I already started two days behind, but catching up is fun. I’ve found that reading large chunks of the Bible is particularly helpful for me.
Genesis 1 and 2
I realize any comments on the Creation account are potential fodder for an ensuing messy debate. Please refrain from getting ugly! Why do I say this? As a youth pastor, it seems at least once a month I am encouraged by well-meaning authors and others to teach the kids the right way or else. “Or else what?,” you might ask. Or else they will leave the church. There is a popular sentiment right now that kids are leaving the church in droves because they don’t know how to stand up against the “evolutionists” in the public schools – both high school and college. That is one of many reasons some youth leave the church. Unfortunately, there are many others, almost too many to count. As a pastor to youth, I wish it were as easy as solving one issue involving belief in one issue. What do you think? Why are kids leaving the church?
“So when the woman saw that it was…
good for food
a delight to the eyes,
to be desired to make one wise,
she took of the fruit and ate.”
The tree was desirable; it was beautiful, just as the things that tempt us seem so attractive, desirable, and alluring. We are all tempted in different ways by different things. What is attractive and desirable for me may not interest you whatsoever.
“They heard the sound of the LORD God walking in the garden at the time of the evening breeze…”
Last weekend at the high school MUD retreat, we were asked to do a fire watch in the night. During the 15 minutes of silence we could hear the wind coming from a distance. It was awesome in the truest sense of the word; that is, it provoked an eerie awe. I could hear it far off and then when it was upon us we could see the effect of the wind on the trees and feel it on our faces. It was as if God was “walking among us at the time of the evening breeze.” Don't worry, we were already clothed!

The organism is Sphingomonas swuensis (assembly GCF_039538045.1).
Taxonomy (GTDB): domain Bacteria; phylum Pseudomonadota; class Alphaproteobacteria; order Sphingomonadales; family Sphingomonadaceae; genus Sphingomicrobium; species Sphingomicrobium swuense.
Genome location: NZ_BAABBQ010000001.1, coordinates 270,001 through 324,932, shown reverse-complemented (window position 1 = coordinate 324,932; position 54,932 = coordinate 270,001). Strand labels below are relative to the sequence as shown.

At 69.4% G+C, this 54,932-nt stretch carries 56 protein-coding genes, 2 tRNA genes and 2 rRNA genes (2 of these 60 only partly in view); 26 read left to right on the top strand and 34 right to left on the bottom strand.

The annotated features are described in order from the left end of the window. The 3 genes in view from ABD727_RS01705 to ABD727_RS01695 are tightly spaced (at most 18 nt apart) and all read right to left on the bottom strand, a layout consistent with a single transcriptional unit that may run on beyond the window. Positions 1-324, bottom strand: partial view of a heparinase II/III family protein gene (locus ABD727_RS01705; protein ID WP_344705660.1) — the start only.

“Your desire shall be for your husband, and he shall rule over you.”
This comes as a direct result of sin entering the picture, so why would people try and make this normative in Christian relationships? Some say this is something to aspire to in our relationships. In Mark 10, when Jesus is pressed on the issue of divorce, he basically says, “Don’t look to Moses’ time for answers as to how God intended relationships to work. Instead, look to Creation; look to the beginning, before sin."
To use this text, as some do, to argue that it is natural for women to desire men and men to rule over women, I seriously wonder whether they believe in redemption. In Christ, we are new creations. The old has gone, the new has come. We are set free from sin to live under the principles of the Kingdom of God. We are no longer slaves to sin; we are no longer to live under the rules of sin. Instead, we are to live as redeemed people, as Kingdom people. We are to live as God created us to live - in mutuality and shared purpose.
“…every inclination of their hearts was only evil continually.”
Those words “every” and “only” are troublesome. How could this have happened? How did they get there? How did they forget God? The real question is, “Why did God have mercy?” For those who like to say the God of the Old Testament is mean, let’s be honest, if everyone were only evil all the time, wouldn’t you have a problem with that? Wouldn’t you want to change that? Instead, God made a way to establish a promise with Noah and his family, in order that God’s Creation wouldn’t be completely annihilated. God turned to good what people meant for evil.
"God did not reveal his Holy Scriptures so that they might externally on paper remain a dead letter, but that they might become living in us in spirit and faith and that a completely new man might arise. If this does not occur, the scriptures are of no use to us."